As part of our Art + Love series, interdisciplinary artist Alexandra Beaumont and writer Scott Melamed reflect on the beginnings of their relationship, how they inspire one other into unknown territories, and which version of the song “Crusin” soundtracks their relationship.
Alexandra chose to nominate themselves for the series, writing “We met at a time when each of our creative lives had been stifled and were distant from us. But since we’ve been together, we’ve reclaimed those parts of ourselves, [me] as a textile artist, Scott as a writer and illustrator. We encourage and playfully challenge each other, and have begun creating work together (embroidered illustrations and writing).”
This is their story.
On where it all started:
Scott Melamed: We met at a coffee shop.
Alexandra Beaumont: I had seen him come in several times with a bag full of books and notebooks and became curious. I knew I wanted to meet him.
On one another’s process and practice:
SM: Alex’s practice is exploratory and meticulous. She fends off worries and uncertainties through the act of making itself, returning to the needle and thread to concentrate her mind and imagination. She also actively seeks to create new realities, new understandings, through something like mending and reshaping: putting loose pieces together to see what’s there when combined, when brought into a whole.
These are some of my favorite things about her work. With my own work, at least these days, I’m less trustful that putting loose materials into combination will result in anything beautiful. Her work and practice are nice reminders of what’s possible when you trust the process.
AB: Scott’s illustrations are full of play and surprise. I can never quite guess what he will draw next, and that newness seems to come so effortlessly to him! But, then, his writing is deeply contemplative. His writing process is deliberate and determined. He really digs deep. Both are lessons for me—to saunter with what’s natural and let it delight you; to lean into what’s challenging and let it stretch you.
I never know what I will encounter when I engage with Scott’s work, and I love that about it and what I get to learn about him through it. He has a lot of range.
On sharing space:
SM: [Alex] used to make things at home before acquiring a studio space. Sometimes we’ll go to a cafe. She’ll be sewing and I’ll write.
Her studio is part of a community of artists under the name PF Studios. The artists in PF Studios are very talented, ambitious, and generously spirited. It’s been inspiring to see Alex in that context.
AB: We share a lot of space, but we also give each other a lot of space. We work hard to safeguard each other’s creative time—Scott taking over with our son, Nathan, so I can go to the studio; or me taking Nathan to the studio with me so Scott can be out at a coffee shop to write. Sharing our lives in this way helps me integrate my practice more into myself. It’s not like I have a separate life as an artist, it’s all intertwined.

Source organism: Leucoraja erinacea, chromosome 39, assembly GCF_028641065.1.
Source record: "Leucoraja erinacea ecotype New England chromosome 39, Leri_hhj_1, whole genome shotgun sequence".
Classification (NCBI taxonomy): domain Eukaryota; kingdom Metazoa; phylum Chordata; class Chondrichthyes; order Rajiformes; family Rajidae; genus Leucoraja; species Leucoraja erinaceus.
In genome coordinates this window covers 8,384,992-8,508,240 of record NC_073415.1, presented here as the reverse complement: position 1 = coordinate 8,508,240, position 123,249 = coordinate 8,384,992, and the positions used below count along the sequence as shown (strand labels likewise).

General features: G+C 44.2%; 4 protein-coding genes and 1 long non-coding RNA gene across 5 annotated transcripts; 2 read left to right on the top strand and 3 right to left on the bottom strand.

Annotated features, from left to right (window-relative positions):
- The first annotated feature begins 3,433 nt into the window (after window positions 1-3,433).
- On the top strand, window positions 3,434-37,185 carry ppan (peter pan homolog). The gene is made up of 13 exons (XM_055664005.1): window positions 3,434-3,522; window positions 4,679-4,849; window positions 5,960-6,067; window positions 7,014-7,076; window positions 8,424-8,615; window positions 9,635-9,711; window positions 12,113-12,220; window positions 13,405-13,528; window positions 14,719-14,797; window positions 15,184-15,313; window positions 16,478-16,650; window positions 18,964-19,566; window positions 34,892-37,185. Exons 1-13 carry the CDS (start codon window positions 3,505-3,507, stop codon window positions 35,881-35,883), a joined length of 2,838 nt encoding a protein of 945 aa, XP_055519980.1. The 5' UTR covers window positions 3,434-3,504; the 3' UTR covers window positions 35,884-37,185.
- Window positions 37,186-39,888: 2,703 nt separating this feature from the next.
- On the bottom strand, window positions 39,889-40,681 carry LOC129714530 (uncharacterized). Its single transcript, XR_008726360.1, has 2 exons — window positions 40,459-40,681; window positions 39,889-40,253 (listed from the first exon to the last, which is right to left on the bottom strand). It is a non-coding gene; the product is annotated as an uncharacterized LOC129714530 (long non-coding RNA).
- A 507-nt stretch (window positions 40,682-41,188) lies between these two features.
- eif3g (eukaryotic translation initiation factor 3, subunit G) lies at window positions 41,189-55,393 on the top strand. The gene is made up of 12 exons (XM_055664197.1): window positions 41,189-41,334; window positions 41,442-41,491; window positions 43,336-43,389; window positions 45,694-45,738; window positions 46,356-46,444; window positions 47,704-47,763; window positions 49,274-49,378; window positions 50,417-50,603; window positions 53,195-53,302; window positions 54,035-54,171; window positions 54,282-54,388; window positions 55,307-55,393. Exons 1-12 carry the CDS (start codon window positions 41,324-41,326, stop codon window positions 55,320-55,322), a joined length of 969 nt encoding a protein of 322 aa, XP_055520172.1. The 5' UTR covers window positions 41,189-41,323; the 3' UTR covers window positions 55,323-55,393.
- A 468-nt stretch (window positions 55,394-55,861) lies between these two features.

On collaborating with one another:
SM: We’ve collaborated directly on one project. Otherwise, we support one another through talking about our work, requesting feedback, etc.
AB: We’ve done a series of small embroideries—Scott draws and I stitch. It’s fun to interpret his loose flowing line with tight stitches. I learn from just tracing his line. We also do a lot of daydreaming together; silly stuff, creative ideas, political stuff. I always get more ideas from our conversations.
On how their process and practice have been influenced by one another:
SM: Sometimes Alex begins a piece with a clear vision, but just as often she starts with maybe half a vision collected, enough to get going. I think when I was younger, I was more excited to thrust myself into the unknown, trusting that I could navigate whatever I’d find there—artistically and otherwise. I lost this somewhere along the way, so it has had an impact on me that Alex values entering into the unknown like that. She also has some serious technical skills, so it isn’t like she is entering into uncertainty unarmed. That’s a lesson too: you can prepare yourself for exploration by having good techniques and technical skills under your belt.
AB: Scott has a unique graciousness that’s hard for me to explain. He’s quite centered in himself, which leaves a lot of room for the people around him to just be themselves. It was unsettling for me at first, not having someone’s judgment to push against. But I’ve become so much more relaxed in who I am from being close to him. He leaves me a lot of room and that helps me make room for myself, release my perfectionism, loosen my process, which has significantly improved my work and my relationship to making art.
On the songs that soundtrack their relationship:
SM: D’Angelo’s cover of “Cruising” by Smokey Robinson, which is “our song.”
AB: I prefer Smokey’s version, though…
…and one more thing:
SM: She’s cute. And she’s an amazing partner.
AB: He’s a very gentle person and a real partner and friend.
About the Author: Tempestt Hazel is a curator, writer, and co-founder of Sixty Inches From Center. She spends her time working alongside artists, organizers, grantmakers, and cultural workers to explore solidarity economies, cooperative models, archival practice, and systems change in and through the arts. You can see more of her editorial, curatorial, and other projects at tempestthazel.com.